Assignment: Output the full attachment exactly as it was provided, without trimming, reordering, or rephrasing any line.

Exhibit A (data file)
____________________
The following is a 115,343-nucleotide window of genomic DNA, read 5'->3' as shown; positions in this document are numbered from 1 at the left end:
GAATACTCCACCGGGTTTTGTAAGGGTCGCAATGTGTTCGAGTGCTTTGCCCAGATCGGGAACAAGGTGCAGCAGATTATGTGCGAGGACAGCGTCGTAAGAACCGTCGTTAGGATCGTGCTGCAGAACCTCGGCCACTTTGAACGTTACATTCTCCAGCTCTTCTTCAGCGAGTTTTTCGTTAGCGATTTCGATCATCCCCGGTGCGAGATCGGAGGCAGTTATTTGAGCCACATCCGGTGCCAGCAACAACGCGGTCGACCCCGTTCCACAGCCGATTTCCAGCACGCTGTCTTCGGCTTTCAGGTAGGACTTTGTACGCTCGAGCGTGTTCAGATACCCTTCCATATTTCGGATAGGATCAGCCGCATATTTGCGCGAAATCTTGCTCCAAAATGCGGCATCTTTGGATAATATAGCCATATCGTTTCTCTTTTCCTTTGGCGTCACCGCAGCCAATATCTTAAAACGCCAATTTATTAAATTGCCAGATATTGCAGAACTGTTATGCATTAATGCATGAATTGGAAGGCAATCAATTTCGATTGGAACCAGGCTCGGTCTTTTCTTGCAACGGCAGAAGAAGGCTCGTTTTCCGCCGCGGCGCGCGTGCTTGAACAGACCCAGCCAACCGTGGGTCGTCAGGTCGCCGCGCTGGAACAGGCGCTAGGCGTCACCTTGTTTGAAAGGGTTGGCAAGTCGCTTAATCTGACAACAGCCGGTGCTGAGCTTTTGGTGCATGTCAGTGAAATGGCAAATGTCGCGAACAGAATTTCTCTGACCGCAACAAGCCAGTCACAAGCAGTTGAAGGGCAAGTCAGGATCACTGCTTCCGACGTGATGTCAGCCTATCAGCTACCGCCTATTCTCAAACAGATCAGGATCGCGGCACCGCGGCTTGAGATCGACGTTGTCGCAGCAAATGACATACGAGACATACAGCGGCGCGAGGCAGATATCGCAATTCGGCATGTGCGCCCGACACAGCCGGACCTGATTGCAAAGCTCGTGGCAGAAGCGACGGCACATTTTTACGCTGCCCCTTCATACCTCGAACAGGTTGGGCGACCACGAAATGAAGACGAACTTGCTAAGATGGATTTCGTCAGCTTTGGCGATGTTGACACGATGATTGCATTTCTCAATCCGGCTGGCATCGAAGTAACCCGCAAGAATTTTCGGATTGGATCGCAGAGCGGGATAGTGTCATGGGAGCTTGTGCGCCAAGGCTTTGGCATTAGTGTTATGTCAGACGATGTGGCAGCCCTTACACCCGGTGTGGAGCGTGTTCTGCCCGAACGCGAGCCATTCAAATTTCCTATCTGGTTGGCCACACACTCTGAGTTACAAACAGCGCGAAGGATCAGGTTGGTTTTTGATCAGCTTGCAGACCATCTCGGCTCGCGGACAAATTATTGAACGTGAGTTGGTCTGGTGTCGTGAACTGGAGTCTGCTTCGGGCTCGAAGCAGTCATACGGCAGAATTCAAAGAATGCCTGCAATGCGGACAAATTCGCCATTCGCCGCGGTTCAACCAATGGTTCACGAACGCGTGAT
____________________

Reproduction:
The following is a 115,343-nucleotide window of genomic DNA, read 5'->3' as shown; positions in this document are numbered from 1 at the left end:
GAATACTCCACCGGGTTTTGTAAGGGTCGCAATGTGTTCGAGTGCTTTGCCCAGATCGGGAACAAGGTGCAGCAGATTATGTGCGAGGACAGCGTCGTAAGAACCGTCGTTAGGATCGTGCTGCAGAACCTCGGCCACTTTGAACGTTACATTCTCCAGCTCTTCTTCAGCGAGTTTTTCGTTAGCGATTTCGATCATCCCCGGTGCGAGATCGGAGGCAGTTATTTGAGCCACATCCGGTGCCAGCAACAACGCGGTCGACCCCGTTCCACAGCCGATTTCCAGCACGCTGTCTTCGGCTTTCAGGTAGGACTTTGTACGCTCGAGCGTGTTCAGATACCCTTCCATATTTCGGATAGGATCAGCCGCATATTTGCGCGAAATCTTGCTCCAAAATGCGGCATCTTTGGATAATATAGCCATATCGTTTCTCTTTTCCTTTGGCGTCACCGCAGCCAATATCTTAAAACGCCAATTTATTAAATTGCCAGATATTGCAGAACTGTTATGCATTAATGCATGAATTGGAAGGCAATCAATTTCGATTGGAACCAGGCTCGGTCTTTTCTTGCAACGGCAGAAGAAGGCTCGTTTTCCGCCGCGGCGCGCGTGCTTGAACAGACCCAGCCAACCGTGGGTCGTCAGGTCGCCGCGCTGGAACAGGCGCTAGGCGTCACCTTGTTTGAAAGGGTTGGCAAGTCGCTTAATCTGACAACAGCCGGTGCTGAGCTTTTGGTGCATGTCAGTGAAATGGCAAATGTCGCGAACAGAATTTCTCTGACCGCAACAAGCCAGTCACAAGCAGTTGAAGGGCAAGTCAGGATCACTGCTTCCGACGTGATGTCAGCCTATCAGCTACCGCCTATTCTCAAACAGATCAGGATCGCGGCACCGCGGCTTGAGATCGACGTTGTCGCAGCAAATGACATACGAGACATACAGCGGCGCGAGGCAGATATCGCAATTCGGCATGTGCGCCCGACACAGCCGGACCTGATTGCAAAGCTCGTGGCAGAAGCGACGGCACATTTTTACGCTGCCCCTTCATACCTCGAACAGGTTGGGCGACCACGAAATGAAGACGAACTTGCTAAGATGGATTTCGTCAGCTTTGGCGATGTTGACACGATGATTGCATTTCTCAATCCGGCTGGCATCGAAGTAACCCGCAAGAATTTTCGGATTGGATCGCAGAGCGGGATAGTGTCATGGGAGCTTGTGCGCCAAGGCTTTGGCATTAGTGTTATGTCAGACGATGTGGCAGCCCTTACACCCGGTGTGGAGCGTGTTCTGCCCGAACGCGAGCCATTCAAATTTCCTATCTGGTTGGCCACACACTCTGAGTTACAAACAGCGCGAAGGATCAGGTTGGTTTTTGATCAGCTTGCAGACCATCTCGGCTCGCGGACAAATTATTGAACGTGAGTTGGTCTGGTGTCGTGAACTGGAGTCTGCTTCGGGCTCGAAGCAGTCATACGGCAGAATTCAAAGAATGCCTGCAATGCGGACAAATTCGCCATTCGCCGCGGTTCAACCAATGGTTCACGAACGCGTGAT